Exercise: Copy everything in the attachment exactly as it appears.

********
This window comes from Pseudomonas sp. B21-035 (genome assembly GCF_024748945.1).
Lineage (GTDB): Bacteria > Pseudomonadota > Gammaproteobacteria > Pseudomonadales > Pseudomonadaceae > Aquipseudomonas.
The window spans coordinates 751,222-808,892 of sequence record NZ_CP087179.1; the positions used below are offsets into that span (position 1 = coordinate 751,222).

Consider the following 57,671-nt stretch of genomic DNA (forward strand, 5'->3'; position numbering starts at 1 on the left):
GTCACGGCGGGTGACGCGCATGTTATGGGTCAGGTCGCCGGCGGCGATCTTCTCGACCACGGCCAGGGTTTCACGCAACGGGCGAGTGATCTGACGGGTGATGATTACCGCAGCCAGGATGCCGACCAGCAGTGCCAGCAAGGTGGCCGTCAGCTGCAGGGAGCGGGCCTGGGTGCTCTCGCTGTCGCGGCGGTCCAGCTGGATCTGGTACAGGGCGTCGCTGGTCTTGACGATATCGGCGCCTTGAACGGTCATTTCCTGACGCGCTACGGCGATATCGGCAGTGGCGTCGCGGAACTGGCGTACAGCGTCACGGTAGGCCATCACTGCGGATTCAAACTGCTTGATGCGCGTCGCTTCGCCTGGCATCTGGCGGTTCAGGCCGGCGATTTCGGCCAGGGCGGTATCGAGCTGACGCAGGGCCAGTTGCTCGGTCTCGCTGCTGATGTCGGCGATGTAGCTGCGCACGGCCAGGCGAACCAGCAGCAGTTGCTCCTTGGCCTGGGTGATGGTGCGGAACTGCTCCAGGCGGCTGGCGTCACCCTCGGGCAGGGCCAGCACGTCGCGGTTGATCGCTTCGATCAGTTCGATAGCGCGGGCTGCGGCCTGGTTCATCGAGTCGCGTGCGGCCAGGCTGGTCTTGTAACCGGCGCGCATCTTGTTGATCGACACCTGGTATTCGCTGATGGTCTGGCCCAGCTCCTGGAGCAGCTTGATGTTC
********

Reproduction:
This window comes from Pseudomonas sp. B21-035 (genome assembly GCF_024748945.1).
Lineage (GTDB): Bacteria > Pseudomonadota > Gammaproteobacteria > Pseudomonadales > Pseudomonadaceae > Aquipseudomonas.
The window spans coordinates 751,222-808,892 of sequence record NZ_CP087179.1; the positions used below are offsets into that span (position 1 = coordinate 751,222).

Consider the following 57,671-nt stretch of genomic DNA (forward strand, 5'->3'; position numbering starts at 1 on the left):
GTCACGGCGGGTGACGCGCATGTTATGGGTCAGGTCGCCGGCGGCGATCTTCTCGACCACGGCCAGGGTTTCACGCAACGGGCGAGTGATCTGACGGGTGATGATTACCGCAGCCAGGATGCCGACCAGCAGTGCCAGCAAGGTGGCCGTCAGCTGCAGGGAGCGGGCCTGGGTGCTCTCGCTGTCGCGGCGGTCCAGCTGGATCTGGTACAGGGCGTCGCTGGTCTTGACGATATCGGCGCCTTGAACGGTCATTTCCTGACGCGCTACGGCGATATCGGCAGTGGCGTCGCGGAACTGGCGTACAGCGTCACGGTAGGCCATCACTGCGGATTCAAACTGCTTGATGCGCGTCGCTTCGCCTGGCATCTGGCGGTTCAGGCCGGCGATTTCGGCCAGGGCGGTATCGAGCTGACGCAGGGCCAGTTGCTCGGTCTCGCTGCTGATGTCGGCGATGTAGCTGCGCACGGCCAGGCGAACCAGCAGCAGTTGCTCCTTGGCCTGGGTGATGGTGCGGAACTGCTCCAGGCGGCTGGCGTCACCCTCGGGCAGGGCCAGCACGTCGCGGTTGATCGCTTCGATCAGTTCGATAGCGCGGGCTGCGGCCTGGTTCATCGAGTCGCGTGCGGCCAGGCTGGTCTTGTAACCGGCGCGCATCTTGTTGATCGACACCTGGTATTCGCTGATGGTCTGGCCCAGCTCCTGGAGCAGCTTGATGTTC